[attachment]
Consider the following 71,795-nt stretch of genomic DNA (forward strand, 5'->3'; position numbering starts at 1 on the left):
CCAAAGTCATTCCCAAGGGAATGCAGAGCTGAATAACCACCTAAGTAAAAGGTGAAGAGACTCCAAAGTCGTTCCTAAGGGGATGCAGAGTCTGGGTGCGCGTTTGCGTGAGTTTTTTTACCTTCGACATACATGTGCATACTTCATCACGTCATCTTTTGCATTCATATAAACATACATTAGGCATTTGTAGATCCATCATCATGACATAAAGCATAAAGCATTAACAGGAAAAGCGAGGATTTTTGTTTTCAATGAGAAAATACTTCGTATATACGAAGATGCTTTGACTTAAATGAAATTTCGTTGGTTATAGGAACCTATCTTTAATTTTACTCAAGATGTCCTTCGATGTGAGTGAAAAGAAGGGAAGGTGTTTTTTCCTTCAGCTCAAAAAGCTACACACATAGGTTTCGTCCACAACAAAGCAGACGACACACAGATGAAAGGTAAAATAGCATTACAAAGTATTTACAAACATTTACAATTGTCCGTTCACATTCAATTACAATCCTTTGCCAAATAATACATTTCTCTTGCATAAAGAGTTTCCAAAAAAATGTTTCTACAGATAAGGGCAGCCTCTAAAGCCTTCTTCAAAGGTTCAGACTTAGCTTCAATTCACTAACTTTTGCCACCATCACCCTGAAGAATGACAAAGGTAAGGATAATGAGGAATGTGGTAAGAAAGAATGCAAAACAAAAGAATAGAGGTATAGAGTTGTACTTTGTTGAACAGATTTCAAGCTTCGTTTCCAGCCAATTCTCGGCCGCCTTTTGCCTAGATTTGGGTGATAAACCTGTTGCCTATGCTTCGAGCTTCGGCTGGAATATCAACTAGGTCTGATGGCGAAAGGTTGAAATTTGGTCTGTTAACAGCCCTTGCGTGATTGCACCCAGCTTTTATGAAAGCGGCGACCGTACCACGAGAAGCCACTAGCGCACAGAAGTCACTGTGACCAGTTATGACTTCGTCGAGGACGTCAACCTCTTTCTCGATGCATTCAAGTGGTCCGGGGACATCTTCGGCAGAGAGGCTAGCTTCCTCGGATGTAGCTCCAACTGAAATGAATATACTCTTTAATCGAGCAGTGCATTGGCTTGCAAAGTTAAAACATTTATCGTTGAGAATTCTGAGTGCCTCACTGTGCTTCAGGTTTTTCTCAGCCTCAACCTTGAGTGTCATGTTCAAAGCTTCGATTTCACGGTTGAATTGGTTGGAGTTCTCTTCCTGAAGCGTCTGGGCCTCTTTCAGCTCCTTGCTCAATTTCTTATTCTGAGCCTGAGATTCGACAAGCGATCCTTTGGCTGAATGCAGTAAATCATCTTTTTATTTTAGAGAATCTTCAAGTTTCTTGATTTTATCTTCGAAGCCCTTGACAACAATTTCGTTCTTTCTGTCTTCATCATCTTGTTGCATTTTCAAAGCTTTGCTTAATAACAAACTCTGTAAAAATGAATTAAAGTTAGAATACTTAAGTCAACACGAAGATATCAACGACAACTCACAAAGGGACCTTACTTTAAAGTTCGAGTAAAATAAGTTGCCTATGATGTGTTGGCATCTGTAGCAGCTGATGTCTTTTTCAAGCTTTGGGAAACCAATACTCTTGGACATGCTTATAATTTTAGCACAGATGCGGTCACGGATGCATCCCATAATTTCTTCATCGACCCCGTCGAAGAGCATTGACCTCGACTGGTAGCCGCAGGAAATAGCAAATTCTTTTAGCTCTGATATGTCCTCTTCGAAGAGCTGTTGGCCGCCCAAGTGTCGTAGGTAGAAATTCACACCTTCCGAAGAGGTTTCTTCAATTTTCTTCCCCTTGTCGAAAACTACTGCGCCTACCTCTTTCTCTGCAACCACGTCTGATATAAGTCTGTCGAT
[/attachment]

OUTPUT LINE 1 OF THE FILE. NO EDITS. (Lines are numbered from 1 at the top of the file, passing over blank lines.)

Consider the following 71,795-nt stretch of genomic DNA (forward strand, 5'->3'; position numbering starts at 1 on the left):